For many people, St. Peter’s Basilica in Vatican City may seem like enough of a museum in and of itself, with all the sculptures and paintings on display. But within the church itself is another museum – the Sacristy and Treasury Museum. You can visit the basilica as well as St. Peter’s Sacristy and Treasury Museum all on the same entry ticket (which is free).
The Vatican Museums are so extensive that it can be hard to know what to look at. Luckily, some pieces in the collection stand out, either for their artistic merit or the stories and mysteries that go with them. In the case of the statue of the Laocoon and His Sons, it’s a little bit of both.
Michelangelo is so closely associated with Florence – he’s one of the city’s most famous sons – but when you visit Vatican City you’ll hear his name mentioned repeatedly. Some of the Italian master’s greatest works, in fact, are inside the borders of the world’s smallest independent nation. And, since it’s small, you don’t have to go far to see all of it. Here’s an overview of where to look for Michelangelo in Vatican City.
Vatican City may be made up largely of the type of gardens you might expect at a vacation villa, but the pope has a summer residence, too. It’s called the Papal Palace of Castel Gandolfo in the town of Castel Gandolfo, 15 miles outside Rome. Like other Vatican buildings, the grounds of the palace are considered Vatican property – but there’s a town outside the palace that you might find worthy of a visit as well.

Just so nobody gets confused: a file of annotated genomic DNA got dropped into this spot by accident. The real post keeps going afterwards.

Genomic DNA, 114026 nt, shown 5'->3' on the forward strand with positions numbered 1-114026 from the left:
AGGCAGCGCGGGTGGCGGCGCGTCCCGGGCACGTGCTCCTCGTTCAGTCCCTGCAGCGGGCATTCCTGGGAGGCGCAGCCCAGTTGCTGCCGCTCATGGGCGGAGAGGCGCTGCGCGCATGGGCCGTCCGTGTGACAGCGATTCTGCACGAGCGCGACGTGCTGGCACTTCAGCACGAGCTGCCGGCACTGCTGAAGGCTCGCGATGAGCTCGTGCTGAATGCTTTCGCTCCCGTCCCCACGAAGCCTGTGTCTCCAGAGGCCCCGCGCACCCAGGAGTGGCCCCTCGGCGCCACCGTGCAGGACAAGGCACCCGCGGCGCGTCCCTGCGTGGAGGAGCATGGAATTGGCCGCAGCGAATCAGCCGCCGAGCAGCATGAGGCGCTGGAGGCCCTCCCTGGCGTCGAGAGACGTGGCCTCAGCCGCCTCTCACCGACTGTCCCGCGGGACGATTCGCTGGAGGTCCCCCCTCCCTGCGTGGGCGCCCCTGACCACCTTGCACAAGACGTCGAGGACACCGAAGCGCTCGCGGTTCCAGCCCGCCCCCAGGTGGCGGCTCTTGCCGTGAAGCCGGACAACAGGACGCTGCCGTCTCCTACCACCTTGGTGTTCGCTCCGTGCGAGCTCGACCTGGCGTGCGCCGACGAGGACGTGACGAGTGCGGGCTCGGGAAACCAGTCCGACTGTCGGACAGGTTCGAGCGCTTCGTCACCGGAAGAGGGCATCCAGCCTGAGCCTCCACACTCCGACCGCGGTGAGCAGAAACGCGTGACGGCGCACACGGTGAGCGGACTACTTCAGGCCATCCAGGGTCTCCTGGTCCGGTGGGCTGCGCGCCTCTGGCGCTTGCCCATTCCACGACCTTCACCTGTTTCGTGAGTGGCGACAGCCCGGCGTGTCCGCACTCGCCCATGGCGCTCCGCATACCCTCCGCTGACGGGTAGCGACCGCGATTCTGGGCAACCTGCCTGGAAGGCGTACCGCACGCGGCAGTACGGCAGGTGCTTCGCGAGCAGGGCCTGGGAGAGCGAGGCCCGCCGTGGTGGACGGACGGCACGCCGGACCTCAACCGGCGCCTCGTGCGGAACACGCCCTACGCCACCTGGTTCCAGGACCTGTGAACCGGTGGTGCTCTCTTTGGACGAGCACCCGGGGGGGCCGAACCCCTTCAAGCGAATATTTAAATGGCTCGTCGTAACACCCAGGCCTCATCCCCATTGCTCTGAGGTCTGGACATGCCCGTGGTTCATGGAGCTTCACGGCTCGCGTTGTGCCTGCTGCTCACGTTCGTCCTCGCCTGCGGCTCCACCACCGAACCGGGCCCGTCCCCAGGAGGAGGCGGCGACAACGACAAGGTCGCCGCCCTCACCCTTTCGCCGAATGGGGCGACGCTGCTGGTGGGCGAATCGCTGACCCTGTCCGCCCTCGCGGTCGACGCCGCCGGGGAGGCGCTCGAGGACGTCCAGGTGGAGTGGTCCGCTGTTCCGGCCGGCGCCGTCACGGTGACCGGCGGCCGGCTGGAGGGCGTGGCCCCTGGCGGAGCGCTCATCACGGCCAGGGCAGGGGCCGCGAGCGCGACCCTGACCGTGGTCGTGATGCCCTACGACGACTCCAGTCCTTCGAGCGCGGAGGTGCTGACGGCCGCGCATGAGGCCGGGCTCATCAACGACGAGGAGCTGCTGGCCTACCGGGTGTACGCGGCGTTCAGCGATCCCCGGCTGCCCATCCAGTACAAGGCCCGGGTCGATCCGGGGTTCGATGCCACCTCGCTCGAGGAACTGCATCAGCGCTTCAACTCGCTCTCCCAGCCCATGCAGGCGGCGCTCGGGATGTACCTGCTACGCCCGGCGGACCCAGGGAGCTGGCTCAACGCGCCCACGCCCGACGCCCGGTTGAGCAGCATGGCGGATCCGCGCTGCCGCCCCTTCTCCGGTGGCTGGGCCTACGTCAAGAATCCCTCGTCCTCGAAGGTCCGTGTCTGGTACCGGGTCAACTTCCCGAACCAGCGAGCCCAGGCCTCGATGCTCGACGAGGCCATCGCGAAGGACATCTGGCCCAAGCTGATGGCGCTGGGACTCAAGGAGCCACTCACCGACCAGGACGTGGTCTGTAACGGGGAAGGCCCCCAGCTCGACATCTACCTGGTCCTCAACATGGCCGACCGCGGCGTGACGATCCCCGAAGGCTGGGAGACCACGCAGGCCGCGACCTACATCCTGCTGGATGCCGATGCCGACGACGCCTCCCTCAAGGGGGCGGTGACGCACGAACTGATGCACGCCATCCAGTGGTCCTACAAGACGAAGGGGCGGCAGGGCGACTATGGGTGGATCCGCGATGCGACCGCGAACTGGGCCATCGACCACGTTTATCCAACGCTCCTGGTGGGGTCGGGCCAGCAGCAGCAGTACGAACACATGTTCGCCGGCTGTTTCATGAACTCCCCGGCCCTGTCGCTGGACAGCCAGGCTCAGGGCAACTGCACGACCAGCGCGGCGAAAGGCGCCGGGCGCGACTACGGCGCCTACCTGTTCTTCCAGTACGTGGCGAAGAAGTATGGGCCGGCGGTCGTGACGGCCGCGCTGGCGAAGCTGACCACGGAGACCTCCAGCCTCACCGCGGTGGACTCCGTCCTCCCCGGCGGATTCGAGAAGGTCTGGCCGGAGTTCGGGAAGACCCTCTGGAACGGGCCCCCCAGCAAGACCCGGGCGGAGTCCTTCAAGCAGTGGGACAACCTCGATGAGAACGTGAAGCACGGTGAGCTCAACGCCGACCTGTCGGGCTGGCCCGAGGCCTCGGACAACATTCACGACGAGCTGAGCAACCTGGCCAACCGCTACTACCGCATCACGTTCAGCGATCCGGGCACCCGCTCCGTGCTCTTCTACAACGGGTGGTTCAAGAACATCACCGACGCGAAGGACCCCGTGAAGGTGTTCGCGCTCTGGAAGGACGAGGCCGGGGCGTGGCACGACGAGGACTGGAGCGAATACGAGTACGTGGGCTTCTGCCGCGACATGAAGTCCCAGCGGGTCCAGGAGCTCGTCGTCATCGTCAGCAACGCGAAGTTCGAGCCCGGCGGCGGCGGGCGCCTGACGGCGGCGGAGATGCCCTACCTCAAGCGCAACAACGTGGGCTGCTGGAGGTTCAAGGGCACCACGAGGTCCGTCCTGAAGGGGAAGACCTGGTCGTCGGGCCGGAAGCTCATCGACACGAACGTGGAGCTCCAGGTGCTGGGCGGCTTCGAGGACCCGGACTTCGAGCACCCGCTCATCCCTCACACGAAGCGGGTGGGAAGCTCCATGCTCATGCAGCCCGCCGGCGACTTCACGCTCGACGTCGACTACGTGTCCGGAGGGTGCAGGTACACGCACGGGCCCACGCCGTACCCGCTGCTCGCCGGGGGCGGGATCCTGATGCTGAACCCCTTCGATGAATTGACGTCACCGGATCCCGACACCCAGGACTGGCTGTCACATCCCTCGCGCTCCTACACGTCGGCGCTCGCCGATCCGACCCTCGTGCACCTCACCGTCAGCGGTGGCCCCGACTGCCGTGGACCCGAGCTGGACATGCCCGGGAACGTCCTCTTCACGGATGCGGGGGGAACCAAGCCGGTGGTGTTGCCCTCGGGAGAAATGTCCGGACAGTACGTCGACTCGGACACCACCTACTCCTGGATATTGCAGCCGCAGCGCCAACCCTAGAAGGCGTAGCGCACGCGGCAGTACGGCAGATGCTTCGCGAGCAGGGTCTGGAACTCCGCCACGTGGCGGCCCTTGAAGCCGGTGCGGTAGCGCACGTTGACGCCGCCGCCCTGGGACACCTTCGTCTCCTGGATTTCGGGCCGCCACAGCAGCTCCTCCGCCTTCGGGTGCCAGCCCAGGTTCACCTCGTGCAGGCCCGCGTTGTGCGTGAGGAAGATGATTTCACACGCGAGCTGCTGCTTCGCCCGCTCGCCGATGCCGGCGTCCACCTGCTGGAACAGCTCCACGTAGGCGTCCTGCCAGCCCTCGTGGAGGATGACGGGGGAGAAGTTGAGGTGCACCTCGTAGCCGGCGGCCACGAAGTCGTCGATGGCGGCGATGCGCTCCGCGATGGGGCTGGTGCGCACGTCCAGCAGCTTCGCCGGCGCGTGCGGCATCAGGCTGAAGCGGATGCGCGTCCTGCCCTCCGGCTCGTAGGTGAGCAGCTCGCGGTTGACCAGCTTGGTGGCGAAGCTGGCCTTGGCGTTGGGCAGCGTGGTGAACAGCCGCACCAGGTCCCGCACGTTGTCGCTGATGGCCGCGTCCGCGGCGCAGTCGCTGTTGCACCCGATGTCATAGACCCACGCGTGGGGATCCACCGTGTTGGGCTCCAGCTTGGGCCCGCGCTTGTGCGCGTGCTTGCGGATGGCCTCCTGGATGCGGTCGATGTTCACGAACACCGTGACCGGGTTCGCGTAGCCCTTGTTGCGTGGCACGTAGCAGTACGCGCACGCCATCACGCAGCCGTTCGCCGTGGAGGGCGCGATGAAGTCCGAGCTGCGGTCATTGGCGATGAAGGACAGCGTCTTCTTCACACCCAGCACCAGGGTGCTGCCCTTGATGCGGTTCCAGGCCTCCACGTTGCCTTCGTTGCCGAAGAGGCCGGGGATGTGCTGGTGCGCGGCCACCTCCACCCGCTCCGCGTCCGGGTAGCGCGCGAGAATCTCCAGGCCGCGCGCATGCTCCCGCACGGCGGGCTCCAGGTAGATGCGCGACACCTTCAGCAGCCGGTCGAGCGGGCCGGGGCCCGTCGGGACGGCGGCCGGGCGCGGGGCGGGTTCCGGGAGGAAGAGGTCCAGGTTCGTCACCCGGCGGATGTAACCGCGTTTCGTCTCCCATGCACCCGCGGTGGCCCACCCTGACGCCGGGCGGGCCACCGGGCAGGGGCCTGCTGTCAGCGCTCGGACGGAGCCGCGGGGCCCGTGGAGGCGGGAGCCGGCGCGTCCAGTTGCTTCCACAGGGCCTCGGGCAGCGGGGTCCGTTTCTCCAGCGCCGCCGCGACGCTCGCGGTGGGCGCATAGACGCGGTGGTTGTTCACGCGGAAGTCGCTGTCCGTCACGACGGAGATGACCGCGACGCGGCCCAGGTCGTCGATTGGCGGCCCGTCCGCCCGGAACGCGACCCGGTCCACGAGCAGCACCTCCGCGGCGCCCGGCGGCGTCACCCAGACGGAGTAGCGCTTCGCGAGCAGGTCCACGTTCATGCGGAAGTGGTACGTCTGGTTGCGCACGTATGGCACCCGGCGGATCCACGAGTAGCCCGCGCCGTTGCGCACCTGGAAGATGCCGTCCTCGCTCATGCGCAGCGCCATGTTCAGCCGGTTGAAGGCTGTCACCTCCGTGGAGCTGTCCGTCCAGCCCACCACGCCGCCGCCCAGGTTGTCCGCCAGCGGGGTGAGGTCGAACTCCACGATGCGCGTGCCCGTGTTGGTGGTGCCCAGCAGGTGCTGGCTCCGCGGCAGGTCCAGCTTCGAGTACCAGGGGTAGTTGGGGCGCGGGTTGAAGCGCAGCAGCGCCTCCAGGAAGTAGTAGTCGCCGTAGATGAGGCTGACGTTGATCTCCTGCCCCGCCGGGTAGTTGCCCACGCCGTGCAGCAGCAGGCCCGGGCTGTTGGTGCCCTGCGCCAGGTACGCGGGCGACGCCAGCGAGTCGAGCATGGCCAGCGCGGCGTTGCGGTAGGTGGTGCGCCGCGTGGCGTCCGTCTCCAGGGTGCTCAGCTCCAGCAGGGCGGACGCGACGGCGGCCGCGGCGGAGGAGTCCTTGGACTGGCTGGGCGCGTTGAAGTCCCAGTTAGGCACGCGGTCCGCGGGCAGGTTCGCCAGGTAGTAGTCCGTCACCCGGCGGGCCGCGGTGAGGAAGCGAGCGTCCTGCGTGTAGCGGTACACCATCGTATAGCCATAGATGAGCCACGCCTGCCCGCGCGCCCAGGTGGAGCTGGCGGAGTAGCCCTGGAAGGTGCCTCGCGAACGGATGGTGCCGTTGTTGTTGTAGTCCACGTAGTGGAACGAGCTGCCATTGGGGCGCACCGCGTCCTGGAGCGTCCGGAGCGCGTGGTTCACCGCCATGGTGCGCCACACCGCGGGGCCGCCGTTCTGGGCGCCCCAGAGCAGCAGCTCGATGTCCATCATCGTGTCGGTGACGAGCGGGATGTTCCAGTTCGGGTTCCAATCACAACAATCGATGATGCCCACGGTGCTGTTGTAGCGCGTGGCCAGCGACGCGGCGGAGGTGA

In many churches, the floors and walls serve as tombs for important citizens. Look around and you’ll see grave markers that you might just be walking over. In St. Peter’s Basilica in Vatican City, however, most of the tombs are prominent sculptural features in the church.
The imposing and circular Castel Sant’Angelo sits on the Vatican side of the Tiber River, at one end of the aptly-named Ponte Sant’Angelo. It’s technically not within Vatican boundaries, but this building is tied to the Vatican in more than one way.
St. Peter’s Basilica is the largest church in Christendom, and chances are very good that it’s on your must-see list when you’re in Rome even if you’re neither Catholic or an art aficionado. For all the other superlatives you can use to describe this great church, however, you can’t overlook the incredible collection of art contained in its chapels.
One of the highlights of a visit to Vatican City is seeing the Pope during his weekly papal audience. You can mill around at the back of St. Peter’s Square, scanning for the little white dot thta is the Pope at the front of the huge crowd, or you can plan ahead – because that’s absolutely a must in this case – and get tickets to a papal audience during your Vatican City trip.
When you’re visiting Rome, it’s a good idea to set aside essentially a whole day to spend in Vatican City. Unfortunately, despite being called a “city,” the Vatican doesn’t really have its own selection of great restaurants to choose from when you’re ready for your lunch break. Luckily, Rome does – including lots of good options in the neighborhoods surrounding Vatican City.